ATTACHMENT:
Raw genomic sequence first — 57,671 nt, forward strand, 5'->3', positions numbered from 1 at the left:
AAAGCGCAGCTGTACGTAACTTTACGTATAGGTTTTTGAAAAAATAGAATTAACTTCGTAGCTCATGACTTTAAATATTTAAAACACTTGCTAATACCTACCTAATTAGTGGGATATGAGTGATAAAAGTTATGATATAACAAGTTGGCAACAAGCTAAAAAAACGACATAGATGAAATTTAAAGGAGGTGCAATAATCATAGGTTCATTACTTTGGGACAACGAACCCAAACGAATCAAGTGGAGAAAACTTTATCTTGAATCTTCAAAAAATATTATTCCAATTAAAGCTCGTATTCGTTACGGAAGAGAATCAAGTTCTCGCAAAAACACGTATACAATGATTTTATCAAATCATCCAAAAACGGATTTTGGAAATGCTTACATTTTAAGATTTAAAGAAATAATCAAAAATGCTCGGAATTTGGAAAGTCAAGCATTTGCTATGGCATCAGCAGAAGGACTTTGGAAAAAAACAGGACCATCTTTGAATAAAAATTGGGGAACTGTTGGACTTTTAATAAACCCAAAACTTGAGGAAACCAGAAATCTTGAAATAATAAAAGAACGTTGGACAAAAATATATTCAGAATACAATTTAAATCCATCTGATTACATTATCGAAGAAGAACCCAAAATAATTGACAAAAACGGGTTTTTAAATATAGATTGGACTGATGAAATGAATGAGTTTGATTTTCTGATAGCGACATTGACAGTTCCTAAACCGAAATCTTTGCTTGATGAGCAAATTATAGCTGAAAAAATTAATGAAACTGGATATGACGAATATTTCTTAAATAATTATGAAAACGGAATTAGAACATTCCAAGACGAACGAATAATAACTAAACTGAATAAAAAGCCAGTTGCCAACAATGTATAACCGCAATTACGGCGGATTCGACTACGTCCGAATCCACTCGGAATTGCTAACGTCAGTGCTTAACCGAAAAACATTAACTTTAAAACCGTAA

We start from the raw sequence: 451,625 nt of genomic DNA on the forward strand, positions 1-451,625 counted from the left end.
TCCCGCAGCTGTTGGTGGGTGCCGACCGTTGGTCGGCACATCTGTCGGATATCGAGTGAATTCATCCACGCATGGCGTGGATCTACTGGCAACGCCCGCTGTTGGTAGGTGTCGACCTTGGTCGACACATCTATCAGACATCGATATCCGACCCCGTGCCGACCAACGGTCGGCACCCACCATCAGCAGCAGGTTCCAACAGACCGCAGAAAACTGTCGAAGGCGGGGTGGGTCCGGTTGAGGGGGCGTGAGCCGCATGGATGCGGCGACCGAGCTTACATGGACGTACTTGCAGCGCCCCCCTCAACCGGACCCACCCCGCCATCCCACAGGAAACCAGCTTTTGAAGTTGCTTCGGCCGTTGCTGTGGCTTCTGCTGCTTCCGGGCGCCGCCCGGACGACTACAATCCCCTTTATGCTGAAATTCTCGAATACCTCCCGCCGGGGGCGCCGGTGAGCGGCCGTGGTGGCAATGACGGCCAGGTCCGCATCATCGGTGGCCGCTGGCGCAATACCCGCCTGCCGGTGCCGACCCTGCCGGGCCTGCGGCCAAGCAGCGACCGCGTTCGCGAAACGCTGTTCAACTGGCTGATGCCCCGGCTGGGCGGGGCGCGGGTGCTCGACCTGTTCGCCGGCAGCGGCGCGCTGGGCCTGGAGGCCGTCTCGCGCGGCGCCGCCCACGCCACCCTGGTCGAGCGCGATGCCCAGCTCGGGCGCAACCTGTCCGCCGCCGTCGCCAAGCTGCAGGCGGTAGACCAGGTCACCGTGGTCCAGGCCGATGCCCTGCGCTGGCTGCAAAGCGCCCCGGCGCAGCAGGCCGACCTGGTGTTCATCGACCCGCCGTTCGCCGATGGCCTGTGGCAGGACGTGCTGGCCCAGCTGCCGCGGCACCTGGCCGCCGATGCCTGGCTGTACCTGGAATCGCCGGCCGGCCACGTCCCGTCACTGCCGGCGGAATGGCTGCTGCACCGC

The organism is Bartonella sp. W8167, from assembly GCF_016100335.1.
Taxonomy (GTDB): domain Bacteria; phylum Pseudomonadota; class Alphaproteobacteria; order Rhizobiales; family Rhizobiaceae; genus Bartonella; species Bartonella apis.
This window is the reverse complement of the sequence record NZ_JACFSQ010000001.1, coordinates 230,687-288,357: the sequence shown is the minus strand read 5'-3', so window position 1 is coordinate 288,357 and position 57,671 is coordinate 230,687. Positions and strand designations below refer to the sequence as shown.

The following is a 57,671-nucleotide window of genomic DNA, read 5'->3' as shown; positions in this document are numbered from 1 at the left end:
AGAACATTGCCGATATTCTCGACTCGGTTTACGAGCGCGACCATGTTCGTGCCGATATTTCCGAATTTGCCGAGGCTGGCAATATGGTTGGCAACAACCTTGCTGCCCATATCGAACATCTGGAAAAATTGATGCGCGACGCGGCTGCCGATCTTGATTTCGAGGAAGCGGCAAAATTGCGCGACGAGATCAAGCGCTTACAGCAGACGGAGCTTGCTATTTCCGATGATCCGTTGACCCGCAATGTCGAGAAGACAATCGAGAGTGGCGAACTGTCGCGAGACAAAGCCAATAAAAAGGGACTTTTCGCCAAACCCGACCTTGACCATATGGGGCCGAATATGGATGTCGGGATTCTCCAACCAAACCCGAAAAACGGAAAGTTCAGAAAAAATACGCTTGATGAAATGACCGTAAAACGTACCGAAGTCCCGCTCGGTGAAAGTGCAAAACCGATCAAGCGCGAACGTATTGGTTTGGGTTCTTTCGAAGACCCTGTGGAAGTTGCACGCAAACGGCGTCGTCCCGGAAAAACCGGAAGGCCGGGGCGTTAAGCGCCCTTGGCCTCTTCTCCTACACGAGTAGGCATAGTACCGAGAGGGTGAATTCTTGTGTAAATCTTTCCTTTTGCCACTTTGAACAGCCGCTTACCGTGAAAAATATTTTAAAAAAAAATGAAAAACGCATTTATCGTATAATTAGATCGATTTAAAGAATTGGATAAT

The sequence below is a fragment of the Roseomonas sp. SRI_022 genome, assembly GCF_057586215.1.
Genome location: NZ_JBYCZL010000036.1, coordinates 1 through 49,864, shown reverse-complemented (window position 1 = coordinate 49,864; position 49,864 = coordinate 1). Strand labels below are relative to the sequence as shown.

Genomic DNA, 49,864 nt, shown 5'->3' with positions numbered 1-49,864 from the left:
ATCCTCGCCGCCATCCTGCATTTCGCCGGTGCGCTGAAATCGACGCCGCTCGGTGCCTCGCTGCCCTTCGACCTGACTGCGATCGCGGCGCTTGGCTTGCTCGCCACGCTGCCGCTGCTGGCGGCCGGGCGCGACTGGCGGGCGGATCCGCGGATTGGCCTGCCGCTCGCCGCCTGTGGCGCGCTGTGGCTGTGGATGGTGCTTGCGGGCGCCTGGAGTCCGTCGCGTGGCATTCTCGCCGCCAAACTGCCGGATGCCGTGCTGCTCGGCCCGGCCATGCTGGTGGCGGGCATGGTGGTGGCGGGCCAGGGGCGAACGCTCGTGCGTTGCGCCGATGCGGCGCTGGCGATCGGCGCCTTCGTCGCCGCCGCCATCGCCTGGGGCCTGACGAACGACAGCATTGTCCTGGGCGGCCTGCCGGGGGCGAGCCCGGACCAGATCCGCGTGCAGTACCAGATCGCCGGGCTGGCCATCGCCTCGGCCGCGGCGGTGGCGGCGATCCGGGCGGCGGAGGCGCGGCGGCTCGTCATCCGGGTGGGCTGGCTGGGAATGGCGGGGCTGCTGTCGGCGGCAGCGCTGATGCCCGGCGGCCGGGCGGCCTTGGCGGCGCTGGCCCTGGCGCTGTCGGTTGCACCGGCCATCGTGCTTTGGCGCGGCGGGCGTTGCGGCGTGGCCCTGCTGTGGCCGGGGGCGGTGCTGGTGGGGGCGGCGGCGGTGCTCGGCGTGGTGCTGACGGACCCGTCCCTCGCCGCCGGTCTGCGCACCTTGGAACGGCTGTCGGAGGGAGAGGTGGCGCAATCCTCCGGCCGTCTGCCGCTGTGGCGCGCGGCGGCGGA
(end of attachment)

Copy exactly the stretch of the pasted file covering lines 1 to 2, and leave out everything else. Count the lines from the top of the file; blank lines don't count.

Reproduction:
Raw genomic sequence first — 57,671 nt, forward strand, 5'->3', positions numbered from 1 at the left:
AAAGCGCAGCTGTACGTAACTTTACGTATAGGTTTTTGAAAAAATAGAATTAACTTCGTAGCTCATGACTTTAAATATTTAAAACACTTGCTAATACCTACCTAATTAGTGGGATATGAGTGATAAAAGTTATGATATAACAAGTTGGCAACAAGCTAAAAAAACGACATAGATGAAATTTAAAGGAGGTGCAATAATCATAGGTTCATTACTTTGGGACAACGAACCCAAACGAATCAAGTGGAGAAAACTTTATCTTGAATCTTCAAAAAATATTATTCCAATTAAAGCTCGTATTCGTTACGGAAGAGAATCAAGTTCTCGCAAAAACACGTATACAATGATTTTATCAAATCATCCAAAAACGGATTTTGGAAATGCTTACATTTTAAGATTTAAAGAAATAATCAAAAATGCTCGGAATTTGGAAAGTCAAGCATTTGCTATGGCATCAGCAGAAGGACTTTGGAAAAAAACAGGACCATCTTTGAATAAAAATTGGGGAACTGTTGGACTTTTAATAAACCCAAAACTTGAGGAAACCAGAAATCTTGAAATAATAAAAGAACGTTGGACAAAAATATATTCAGAATACAATTTAAATCCATCTGATTACATTATCGAAGAAGAACCCAAAATAATTGACAAAAACGGGTTTTTAAATATAGATTGGACTGATGAAATGAATGAGTTTGATTTTCTGATAGCGACATTGACAGTTCCTAAACCGAAATCTTTGCTTGATGAGCAAATTATAGCTGAAAAAATTAATGAAACTGGATATGACGAATATTTCTTAAATAATTATGAAAACGGAATTAGAACATTCCAAGACGAACGAATAATAACTAAACTGAATAAAAAGCCAGTTGCCAACAATGTATAACCGCAATTACGGCGGATTCGACTACGTCCGAATCCACTCGGAATTGCTAACGTCAGTGCTTAACCGAAAAACATTAACTTTAAAACCGTAA